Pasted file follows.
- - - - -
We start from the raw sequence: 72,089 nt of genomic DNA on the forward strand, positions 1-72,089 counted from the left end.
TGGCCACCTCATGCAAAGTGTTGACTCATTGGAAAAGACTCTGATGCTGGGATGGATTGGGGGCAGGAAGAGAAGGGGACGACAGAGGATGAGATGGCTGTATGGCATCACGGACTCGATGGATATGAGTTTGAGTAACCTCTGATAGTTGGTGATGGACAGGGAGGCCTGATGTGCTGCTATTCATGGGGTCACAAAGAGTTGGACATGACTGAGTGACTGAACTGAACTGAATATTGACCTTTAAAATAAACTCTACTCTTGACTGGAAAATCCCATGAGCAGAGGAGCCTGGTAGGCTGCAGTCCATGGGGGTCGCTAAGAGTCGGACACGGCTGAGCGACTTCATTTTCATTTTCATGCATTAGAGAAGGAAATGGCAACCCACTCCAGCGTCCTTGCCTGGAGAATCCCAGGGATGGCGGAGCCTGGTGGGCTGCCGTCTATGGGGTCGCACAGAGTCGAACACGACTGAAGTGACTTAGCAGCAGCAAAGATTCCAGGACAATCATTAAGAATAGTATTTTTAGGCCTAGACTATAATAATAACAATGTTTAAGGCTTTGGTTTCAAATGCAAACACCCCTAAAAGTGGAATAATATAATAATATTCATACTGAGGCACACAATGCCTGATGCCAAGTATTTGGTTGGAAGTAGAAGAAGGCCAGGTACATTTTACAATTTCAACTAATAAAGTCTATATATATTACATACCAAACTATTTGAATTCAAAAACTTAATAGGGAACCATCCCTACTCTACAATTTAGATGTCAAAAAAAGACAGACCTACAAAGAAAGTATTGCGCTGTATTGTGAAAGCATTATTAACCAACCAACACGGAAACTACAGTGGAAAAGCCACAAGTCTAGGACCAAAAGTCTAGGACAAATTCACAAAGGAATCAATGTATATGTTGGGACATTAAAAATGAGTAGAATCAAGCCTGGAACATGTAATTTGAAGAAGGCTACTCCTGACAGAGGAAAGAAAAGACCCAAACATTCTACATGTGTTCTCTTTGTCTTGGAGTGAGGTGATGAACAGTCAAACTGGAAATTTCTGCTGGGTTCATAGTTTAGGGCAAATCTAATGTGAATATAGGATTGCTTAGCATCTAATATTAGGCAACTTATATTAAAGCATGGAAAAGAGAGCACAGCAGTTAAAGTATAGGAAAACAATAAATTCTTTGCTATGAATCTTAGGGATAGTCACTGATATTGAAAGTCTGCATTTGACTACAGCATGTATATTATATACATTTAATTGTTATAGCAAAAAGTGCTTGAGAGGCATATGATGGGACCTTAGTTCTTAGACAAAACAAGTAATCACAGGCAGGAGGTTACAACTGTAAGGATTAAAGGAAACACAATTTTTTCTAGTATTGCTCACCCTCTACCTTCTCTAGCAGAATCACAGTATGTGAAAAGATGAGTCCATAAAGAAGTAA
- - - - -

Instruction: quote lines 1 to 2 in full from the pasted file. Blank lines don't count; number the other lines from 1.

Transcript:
We start from the raw sequence: 72,089 nt of genomic DNA on the forward strand, positions 1-72,089 counted from the left end.
TGGCCACCTCATGCAAAGTGTTGACTCATTGGAAAAGACTCTGATGCTGGGATGGATTGGGGGCAGGAAGAGAAGGGGACGACAGAGGATGAGATGGCTGTATGGCATCACGGACTCGATGGATATGAGTTTGAGTAACCTCTGATAGTTGGTGATGGACAGGGAGGCCTGATGTGCTGCTATTCATGGGGTCACAAAGAGTTGGACATGACTGAGTGACTGAACTGAACTGAATATTGACCTTTAAAATAAACTCTACTCTTGACTGGAAAATCCCATGAGCAGAGGAGCCTGGTAGGCTGCAGTCCATGGGGGTCGCTAAGAGTCGGACACGGCTGAGCGACTTCATTTTCATTTTCATGCATTAGAGAAGGAAATGGCAACCCACTCCAGCGTCCTTGCCTGGAGAATCCCAGGGATGGCGGAGCCTGGTGGGCTGCCGTCTATGGGGTCGCACAGAGTCGAACACGACTGAAGTGACTTAGCAGCAGCAAAGATTCCAGGACAATCATTAAGAATAGTATTTTTAGGCCTAGACTATAATAATAACAATGTTTAAGGCTTTGGTTTCAAATGCAAACACCCCTAAAAGTGGAATAATATAATAATATTCATACTGAGGCACACAATGCCTGATGCCAAGTATTTGGTTGGAAGTAGAAGAAGGCCAGGTACATTTTACAATTTCAACTAATAAAGTCTATATATATTACATACCAAACTATTTGAATTCAAAAACTTAATAGGGAACCATCCCTACTCTACAATTTAGATGTCAAAAAAAGACAGACCTACAAAGAAAGTATTGCGCTGTATTGTGAAAGCATTATTAACCAACCAACACGGAAACTACAGTGGAAAAGCCACAAGTCTAGGACCAAAAGTCTAGGACAAATTCACAAAGGAATCAATGTATATGTTGGGACATTAAAAATGAGTAGAATCAAGCCTGGAACATGTAATTTGAAGAAGGCTACTCCTGACAGAGGAAAGAAAAGACCCAAACATTCTACATGTGTTCTCTTTGTCTTGGAGTGAGGTGATGAACAGTCAAACTGGAAATTTCTGCTGGGTTCATAGTTTAGGGCAAATCTAATGTGAATATAGGATTGCTTAGCATCTAATATTAGGCAACTTATATTAAAGCATGGAAAAGAGAGCACAGCAGTTAAAGTATAGGAAAACAATAAATTCTTTGCTATGAATCTTAGGGATAGTCACTGATATTGAAAGTCTGCATTTGACTACAGCATGTATATTATATACATTTAATTGTTATAGCAAAAAGTGCTTGAGAGGCATATGATGGGACCTTAGTTCTTAGACAAAACAAGTAATCACAGGCAGGAGGTTACAACTGTAAGGATTAAAGGAAACACAATTTTTTCTAGTATTGCTCACCCTCTACCTTCTCTAGCAGAATCACAGTATGTGAAAAGATGAGTCCATAAAGAAGTAA